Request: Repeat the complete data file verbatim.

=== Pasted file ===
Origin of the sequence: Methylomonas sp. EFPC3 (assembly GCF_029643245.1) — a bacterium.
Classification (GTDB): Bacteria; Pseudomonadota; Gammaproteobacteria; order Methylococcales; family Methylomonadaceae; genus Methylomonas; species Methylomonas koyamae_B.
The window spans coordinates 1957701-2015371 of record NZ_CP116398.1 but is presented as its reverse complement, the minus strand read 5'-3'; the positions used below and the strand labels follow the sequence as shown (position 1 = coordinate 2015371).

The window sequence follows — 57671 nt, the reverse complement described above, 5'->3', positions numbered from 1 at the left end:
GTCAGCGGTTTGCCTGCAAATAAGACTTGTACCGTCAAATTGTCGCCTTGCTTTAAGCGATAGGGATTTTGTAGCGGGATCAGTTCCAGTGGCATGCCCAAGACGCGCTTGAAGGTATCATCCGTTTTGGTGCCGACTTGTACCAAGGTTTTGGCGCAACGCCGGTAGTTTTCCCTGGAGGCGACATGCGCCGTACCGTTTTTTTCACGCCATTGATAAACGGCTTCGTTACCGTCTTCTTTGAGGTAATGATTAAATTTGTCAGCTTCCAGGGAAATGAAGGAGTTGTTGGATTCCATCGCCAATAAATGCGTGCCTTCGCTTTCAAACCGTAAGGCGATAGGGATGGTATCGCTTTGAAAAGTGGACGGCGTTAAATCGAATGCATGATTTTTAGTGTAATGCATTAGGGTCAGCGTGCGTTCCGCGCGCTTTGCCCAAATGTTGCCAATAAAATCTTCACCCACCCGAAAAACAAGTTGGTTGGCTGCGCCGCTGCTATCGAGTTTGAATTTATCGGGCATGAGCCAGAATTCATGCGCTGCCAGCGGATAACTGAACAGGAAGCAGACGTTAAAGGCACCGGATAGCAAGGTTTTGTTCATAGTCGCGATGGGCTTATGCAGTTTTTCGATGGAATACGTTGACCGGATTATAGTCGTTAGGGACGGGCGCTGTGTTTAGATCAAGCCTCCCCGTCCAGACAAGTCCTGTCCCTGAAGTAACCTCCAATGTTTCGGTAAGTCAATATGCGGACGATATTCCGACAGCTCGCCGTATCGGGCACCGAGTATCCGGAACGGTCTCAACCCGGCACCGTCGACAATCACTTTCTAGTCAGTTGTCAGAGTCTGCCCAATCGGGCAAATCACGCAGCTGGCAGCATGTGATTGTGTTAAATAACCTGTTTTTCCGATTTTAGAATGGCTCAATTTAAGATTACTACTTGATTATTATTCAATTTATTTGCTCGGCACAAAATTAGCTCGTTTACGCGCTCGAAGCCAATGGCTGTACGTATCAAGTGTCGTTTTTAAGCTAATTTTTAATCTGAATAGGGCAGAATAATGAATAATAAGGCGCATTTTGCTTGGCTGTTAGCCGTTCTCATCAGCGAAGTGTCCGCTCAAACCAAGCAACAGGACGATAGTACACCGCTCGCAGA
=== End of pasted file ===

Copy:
Origin of the sequence: Methylomonas sp. EFPC3 (assembly GCF_029643245.1) — a bacterium.
Classification (GTDB): Bacteria; Pseudomonadota; Gammaproteobacteria; order Methylococcales; family Methylomonadaceae; genus Methylomonas; species Methylomonas koyamae_B.
The window spans coordinates 1957701-2015371 of record NZ_CP116398.1 but is presented as its reverse complement, the minus strand read 5'-3'; the positions used below and the strand labels follow the sequence as shown (position 1 = coordinate 2015371).

The window sequence follows — 57671 nt, the reverse complement described above, 5'->3', positions numbered from 1 at the left end:
GTCAGCGGTTTGCCTGCAAATAAGACTTGTACCGTCAAATTGTCGCCTTGCTTTAAGCGATAGGGATTTTGTAGCGGGATCAGTTCCAGTGGCATGCCCAAGACGCGCTTGAAGGTATCATCCGTTTTGGTGCCGACTTGTACCAAGGTTTTGGCGCAACGCCGGTAGTTTTCCCTGGAGGCGACATGCGCCGTACCGTTTTTTTCACGCCATTGATAAACGGCTTCGTTACCGTCTTCTTTGAGGTAATGATTAAATTTGTCAGCTTCCAGGGAAATGAAGGAGTTGTTGGATTCCATCGCCAATAAATGCGTGCCTTCGCTTTCAAACCGTAAGGCGATAGGGATGGTATCGCTTTGAAAAGTGGACGGCGTTAAATCGAATGCATGATTTTTAGTGTAATGCATTAGGGTCAGCGTGCGTTCCGCGCGCTTTGCCCAAATGTTGCCAATAAAATCTTCACCCACCCGAAAAACAAGTTGGTTGGCTGCGCCGCTGCTATCGAGTTTGAATTTATCGGGCATGAGCCAGAATTCATGCGCTGCCAGCGGATAACTGAACAGGAAGCAGACGTTAAAGGCACCGGATAGCAAGGTTTTGTTCATAGTCGCGATGGGCTTATGCAGTTTTTCGATGGAATACGTTGACCGGATTATAGTCGTTAGGGACGGGCGCTGTGTTTAGATCAAGCCTCCCCGTCCAGACAAGTCCTGTCCCTGAAGTAACCTCCAATGTTTCGGTAAGTCAATATGCGGACGATATTCCGACAGCTCGCCGTATCGGGCACCGAGTATCCGGAACGGTCTCAACCCGGCACCGTCGACAATCACTTTCTAGTCAGTTGTCAGAGTCTGCCCAATCGGGCAAATCACGCAGCTGGCAGCATGTGATTGTGTTAAATAACCTGTTTTTCCGATTTTAGAATGGCTCAATTTAAGATTACTACTTGATTATTATTCAATTTATTTGCTCGGCACAAAATTAGCTCGTTTACGCGCTCGAAGCCAATGGCTGTACGTATCAAGTGTCGTTTTTAAGCTAATTTTTAATCTGAATAGGGCAGAATAATGAATAATAAGGCGCATTTTGCTTGGCTGTTAGCCGTTCTCATCAGCGAAGTGTCCGCTCAAACCAAGCAACAGGACGATAGTACACCGCTCGCAGA